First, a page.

Is the value of life Inherent or Imparted?
Protests, marches, riots… It’s about race, but it’s also about something deeper than race. The true issue is at the core of our lifestyles, mindsets, and even our beliefs. Political and governmental organizations are not the only entities wrestling with the symptoms resulting from the core problems that have become exposed in a momentous way over the last several months. Churches are also being confronted with the reality that this belief has seeped into our thoughts, beliefs, and actions as we often align ourselves more with political affiliation than with the gospel of Jesus. Will Christians choose to acknowledge and confront these anti-christ mentalities or to simply ignore them? Many will choose to soothe their consciences through retaliatory statements and actions that continue the devaluing cycle, while others will alleviate guilt through the justification of political affiliations and alliances.
Although positive steps may be taken to alleviate the racial inequality that has plagued our nation since its founding, I have serious doubts as to the willingness of Democrats, Republicans, or my fellow humans in general to dig deeply enough to kill the root cause of the issue.
We treat people as if their value is imparted, not inherent.
Our thinking is inconsistent and often completely irrational regarding human life and equality, because we’ve largely decided that we are the ultimate authority in the assigned value of an individual. Through selfishness, we’ve decided that the determining factors are us and our happiness or success as individuals, communities, nations, and the world. It is nothing new. If it is not blatantly stated, then it is presented in a veiled manner that a person’s value results from her/his contribution. Life’s value is no longer inherent, but imparted by mob mentality. The bigger the people group (or voting bloc) or power of the entity determines the amount of authority relinquished in the designation of individual value.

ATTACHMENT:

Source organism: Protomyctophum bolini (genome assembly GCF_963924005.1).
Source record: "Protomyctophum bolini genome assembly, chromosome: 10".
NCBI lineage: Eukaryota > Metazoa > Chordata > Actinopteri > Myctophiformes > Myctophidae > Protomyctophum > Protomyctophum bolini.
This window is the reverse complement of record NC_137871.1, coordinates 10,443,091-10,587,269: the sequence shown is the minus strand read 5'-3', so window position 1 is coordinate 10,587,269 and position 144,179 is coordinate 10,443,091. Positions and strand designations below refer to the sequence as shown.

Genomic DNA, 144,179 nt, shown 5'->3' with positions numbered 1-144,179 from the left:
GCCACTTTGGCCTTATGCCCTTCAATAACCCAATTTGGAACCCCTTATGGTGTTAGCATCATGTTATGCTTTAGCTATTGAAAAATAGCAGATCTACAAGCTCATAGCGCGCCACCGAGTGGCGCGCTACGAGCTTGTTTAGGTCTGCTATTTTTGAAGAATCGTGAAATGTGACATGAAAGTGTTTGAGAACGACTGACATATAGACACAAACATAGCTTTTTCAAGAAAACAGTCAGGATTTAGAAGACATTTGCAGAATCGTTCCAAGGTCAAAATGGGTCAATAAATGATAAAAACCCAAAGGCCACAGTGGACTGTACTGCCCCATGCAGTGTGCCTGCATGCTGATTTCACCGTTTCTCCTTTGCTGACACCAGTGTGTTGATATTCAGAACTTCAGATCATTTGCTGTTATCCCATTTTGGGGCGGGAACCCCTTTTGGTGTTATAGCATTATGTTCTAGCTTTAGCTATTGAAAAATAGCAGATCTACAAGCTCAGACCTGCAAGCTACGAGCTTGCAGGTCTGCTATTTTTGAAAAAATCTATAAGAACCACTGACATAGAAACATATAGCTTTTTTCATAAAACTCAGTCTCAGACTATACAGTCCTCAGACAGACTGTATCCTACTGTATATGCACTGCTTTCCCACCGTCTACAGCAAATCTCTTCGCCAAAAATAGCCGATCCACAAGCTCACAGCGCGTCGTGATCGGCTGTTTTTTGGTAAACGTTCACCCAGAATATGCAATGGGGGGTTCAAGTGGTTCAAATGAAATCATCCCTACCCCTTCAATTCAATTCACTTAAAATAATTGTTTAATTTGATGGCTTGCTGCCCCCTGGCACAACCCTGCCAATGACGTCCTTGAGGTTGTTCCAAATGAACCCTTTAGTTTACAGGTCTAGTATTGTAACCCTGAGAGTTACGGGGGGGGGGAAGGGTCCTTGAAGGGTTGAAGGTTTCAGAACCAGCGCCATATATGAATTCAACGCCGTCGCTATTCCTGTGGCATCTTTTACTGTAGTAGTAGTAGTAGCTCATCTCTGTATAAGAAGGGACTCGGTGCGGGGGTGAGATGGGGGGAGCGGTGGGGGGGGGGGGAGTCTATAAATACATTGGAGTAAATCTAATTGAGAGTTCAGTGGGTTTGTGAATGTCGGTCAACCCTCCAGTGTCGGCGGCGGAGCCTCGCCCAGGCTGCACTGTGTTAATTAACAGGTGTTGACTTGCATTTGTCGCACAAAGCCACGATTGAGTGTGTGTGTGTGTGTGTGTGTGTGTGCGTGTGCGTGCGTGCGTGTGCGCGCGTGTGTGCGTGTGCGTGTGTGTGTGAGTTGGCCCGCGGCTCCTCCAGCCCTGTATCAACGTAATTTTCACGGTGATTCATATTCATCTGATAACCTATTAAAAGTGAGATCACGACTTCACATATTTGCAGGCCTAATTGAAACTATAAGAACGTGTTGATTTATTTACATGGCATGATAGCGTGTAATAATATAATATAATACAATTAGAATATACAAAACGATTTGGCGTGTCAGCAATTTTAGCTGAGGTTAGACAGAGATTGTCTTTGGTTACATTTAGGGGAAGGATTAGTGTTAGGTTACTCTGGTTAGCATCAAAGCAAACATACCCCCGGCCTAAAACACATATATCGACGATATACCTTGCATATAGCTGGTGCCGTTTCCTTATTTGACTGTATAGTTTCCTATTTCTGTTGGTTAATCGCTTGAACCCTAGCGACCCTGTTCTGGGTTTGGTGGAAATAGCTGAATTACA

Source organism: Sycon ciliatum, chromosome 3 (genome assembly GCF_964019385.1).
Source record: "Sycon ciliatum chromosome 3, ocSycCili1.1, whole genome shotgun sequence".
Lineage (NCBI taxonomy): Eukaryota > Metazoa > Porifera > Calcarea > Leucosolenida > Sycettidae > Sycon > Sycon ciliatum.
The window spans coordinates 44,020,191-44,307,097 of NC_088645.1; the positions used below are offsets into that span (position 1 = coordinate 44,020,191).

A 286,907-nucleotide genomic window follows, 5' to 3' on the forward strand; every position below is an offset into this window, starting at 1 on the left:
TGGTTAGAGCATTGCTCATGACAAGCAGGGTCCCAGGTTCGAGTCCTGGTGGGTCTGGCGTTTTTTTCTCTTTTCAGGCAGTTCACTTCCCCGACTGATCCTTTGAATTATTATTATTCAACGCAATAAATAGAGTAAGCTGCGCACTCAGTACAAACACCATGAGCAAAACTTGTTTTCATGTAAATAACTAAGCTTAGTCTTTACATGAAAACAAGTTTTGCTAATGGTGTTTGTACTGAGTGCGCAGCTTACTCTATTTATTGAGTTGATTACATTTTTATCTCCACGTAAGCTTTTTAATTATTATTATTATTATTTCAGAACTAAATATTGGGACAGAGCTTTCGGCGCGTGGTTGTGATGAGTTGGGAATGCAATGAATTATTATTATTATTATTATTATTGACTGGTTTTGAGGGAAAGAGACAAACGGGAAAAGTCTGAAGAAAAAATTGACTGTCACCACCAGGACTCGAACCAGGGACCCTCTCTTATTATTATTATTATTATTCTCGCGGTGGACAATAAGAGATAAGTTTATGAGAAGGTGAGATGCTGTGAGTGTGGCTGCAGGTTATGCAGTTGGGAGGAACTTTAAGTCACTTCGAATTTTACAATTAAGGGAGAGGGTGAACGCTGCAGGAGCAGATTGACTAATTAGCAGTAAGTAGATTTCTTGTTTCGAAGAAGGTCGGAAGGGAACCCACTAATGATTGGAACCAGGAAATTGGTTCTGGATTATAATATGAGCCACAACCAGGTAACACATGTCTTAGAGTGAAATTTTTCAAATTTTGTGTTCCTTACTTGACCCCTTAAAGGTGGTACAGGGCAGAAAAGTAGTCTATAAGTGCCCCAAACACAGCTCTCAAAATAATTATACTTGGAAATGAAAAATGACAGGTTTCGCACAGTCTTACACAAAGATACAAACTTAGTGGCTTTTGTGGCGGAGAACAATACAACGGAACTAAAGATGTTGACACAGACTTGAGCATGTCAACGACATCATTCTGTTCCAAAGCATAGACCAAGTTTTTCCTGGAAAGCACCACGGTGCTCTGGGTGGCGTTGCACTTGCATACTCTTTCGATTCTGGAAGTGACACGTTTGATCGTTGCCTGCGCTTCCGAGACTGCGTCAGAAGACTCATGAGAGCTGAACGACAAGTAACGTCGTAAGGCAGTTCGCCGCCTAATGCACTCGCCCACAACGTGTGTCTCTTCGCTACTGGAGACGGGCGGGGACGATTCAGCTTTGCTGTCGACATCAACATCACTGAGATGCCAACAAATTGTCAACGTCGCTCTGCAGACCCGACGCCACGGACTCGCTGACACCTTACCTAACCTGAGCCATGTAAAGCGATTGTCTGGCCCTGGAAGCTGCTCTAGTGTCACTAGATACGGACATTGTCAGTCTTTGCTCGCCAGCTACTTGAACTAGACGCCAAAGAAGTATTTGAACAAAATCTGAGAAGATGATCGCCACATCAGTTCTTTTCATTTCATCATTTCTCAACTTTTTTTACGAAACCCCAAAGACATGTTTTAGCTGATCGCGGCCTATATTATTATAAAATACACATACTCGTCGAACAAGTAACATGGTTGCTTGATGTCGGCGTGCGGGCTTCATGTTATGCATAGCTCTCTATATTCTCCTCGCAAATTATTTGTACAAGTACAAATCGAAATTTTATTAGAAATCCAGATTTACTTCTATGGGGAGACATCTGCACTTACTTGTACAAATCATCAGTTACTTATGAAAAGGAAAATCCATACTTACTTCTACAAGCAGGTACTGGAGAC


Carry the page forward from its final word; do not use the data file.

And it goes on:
Obviously, this holds implications for societal and political issues that extend beyond racial equality, if we are to be consistent. Truly and honestly seeking to address the issue of racial inequality will necessarily require the revisitation of decisions made regarding life in general. This is not a quick resolution. This is the reexamination of the core of who we are and how we think.
When it comes to Christians and our response, we are thousands of years behind where we should be on the issue of race. We have suffered a reverse evolution in many cases. Rather than advancing the message of gender and racial equality found in the early church, we have succumbed to segregated and often patriarchal filters through which we view our fellow Christians and the rest of the world. When those views that are founded more on tradition than the Bible are challenged, we lash out and respond in fear.
Fear is a very different response than the excitement of the Early Christians when their cultural views were upended as it was revealed that God did not distinguish on the basis of race or gender. Luke brags in Acts 13:1 about the diversity of those teaching in the Antioch location. Paul proclaims the dissolving of his view of racial and gender superiority in Colossians 3:11 and Galatians 3:26-28.
While there are many churches demonstrating this type of equality within their communities and are able to serve as an example, there are many church communities who should be asking themselves some really difficult questions. Maybe our churches have adopted cultural values that align more closely with our political affiliation than with God. In those instances, we have eliminated ourselves from the ability to serve as the City on a Hill described by Jesus in the Sermon on the Mount.
We should seek to identify with Christ and his standards for how we treat every other person with whom we interact.
Every person you could ever meet has been made in the image of God. Is that how you see them?